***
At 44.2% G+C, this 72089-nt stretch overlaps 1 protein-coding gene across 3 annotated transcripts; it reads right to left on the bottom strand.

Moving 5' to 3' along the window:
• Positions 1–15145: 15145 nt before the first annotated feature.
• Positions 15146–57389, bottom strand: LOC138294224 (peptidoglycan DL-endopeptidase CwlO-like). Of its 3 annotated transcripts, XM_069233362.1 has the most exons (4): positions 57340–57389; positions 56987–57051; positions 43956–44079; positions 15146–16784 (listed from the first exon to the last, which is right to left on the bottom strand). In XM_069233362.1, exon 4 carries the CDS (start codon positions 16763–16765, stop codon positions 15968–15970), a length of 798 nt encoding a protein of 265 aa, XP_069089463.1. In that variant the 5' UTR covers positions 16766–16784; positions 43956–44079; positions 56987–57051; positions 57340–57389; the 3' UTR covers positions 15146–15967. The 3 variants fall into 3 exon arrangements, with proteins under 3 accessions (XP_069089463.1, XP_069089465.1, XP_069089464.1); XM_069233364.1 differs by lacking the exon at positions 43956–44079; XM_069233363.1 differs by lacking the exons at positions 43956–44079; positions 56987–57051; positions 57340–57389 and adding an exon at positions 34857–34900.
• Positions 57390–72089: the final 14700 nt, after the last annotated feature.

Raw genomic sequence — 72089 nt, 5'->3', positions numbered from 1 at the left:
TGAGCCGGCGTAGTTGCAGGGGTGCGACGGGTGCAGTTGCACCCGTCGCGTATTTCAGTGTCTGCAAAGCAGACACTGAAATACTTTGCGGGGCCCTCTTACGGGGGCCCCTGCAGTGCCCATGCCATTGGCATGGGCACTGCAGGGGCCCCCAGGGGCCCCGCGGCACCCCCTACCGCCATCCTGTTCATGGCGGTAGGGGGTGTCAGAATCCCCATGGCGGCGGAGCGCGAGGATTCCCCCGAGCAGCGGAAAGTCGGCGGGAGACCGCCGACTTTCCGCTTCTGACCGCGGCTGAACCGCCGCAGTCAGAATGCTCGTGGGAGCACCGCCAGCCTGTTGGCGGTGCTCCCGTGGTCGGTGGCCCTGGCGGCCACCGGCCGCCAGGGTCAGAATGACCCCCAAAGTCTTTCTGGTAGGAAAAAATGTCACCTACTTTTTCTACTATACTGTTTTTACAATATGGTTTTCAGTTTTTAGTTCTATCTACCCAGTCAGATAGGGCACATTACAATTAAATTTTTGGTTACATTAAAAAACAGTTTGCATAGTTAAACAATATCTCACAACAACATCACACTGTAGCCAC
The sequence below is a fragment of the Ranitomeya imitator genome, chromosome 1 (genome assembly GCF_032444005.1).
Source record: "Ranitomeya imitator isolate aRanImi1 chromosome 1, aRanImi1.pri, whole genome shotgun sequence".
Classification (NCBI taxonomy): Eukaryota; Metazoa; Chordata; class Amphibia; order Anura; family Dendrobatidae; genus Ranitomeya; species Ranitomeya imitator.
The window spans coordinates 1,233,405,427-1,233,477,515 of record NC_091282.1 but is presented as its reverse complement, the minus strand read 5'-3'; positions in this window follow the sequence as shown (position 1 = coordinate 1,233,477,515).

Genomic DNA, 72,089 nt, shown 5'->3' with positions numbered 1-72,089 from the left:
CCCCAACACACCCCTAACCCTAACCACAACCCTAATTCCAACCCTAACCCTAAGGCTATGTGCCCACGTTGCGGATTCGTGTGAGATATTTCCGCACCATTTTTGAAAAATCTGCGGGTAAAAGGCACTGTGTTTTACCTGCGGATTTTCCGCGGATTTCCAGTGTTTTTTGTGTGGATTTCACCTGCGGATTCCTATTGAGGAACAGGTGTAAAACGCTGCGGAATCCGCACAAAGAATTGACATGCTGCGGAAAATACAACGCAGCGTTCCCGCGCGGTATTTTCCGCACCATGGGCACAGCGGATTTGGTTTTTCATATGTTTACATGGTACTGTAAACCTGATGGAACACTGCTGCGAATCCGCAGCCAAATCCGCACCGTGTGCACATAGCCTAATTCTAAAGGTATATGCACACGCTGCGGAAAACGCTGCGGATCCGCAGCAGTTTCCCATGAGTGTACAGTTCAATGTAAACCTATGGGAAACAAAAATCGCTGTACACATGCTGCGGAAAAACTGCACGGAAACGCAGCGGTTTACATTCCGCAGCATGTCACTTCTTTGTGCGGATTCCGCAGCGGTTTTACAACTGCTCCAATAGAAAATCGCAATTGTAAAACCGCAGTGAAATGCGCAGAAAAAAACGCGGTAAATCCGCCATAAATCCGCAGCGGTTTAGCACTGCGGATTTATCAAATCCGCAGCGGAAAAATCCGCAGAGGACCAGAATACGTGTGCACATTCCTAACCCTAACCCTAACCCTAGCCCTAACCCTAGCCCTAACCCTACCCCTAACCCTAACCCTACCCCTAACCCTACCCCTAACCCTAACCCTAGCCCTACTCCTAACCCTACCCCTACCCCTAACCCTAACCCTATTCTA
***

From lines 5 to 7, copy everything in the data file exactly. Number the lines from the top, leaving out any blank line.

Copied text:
• Positions 57390–72089: the final 14700 nt, after the last annotated feature.

Raw genomic sequence — 72089 nt, 5'->3', positions numbered from 1 at the left:
TGAGCCGGCGTAGTTGCAGGGGTGCGACGGGTGCAGTTGCACCCGTCGCGTATTTCAGTGTCTGCAAAGCAGACACTGAAATACTTTGCGGGGCCCTCTTACGGGGGCCCCTGCAGTGCCCATGCCATTGGCATGGGCACTGCAGGGGCCCCCAGGGGCCCCGCGGCACCCCCTACCGCCATCCTGTTCATGGCGGTAGGGGGTGTCAGAATCCCCATGGCGGCGGAGCGCGAGGATTCCCCCGAGCAGCGGAAAGTCGGCGGGAGACCGCCGACTTTCCGCTTCTGACCGCGGCTGAACCGCCGCAGTCAGAATGCTCGTGGGAGCACCGCCAGCCTGTTGGCGGTGCTCCCGTGGTCGGTGGCCCTGGCGGCCACCGGCCGCCAGGGTCAGAATGACCCCCAAAGTCTTTCTGGTAGGAAAAAATGTCACCTACTTTTTCTACTATACTGTTTTTACAATATGGTTTTCAGTTTTTAGTTCTATCTACCCAGTCAGATAGGGCACATTACAATTAAATTTTTGGTTACATTAAAAAACAGTTTGCATAGTTAAACAATATCTCACAACAACATCACACTGTAGCCAC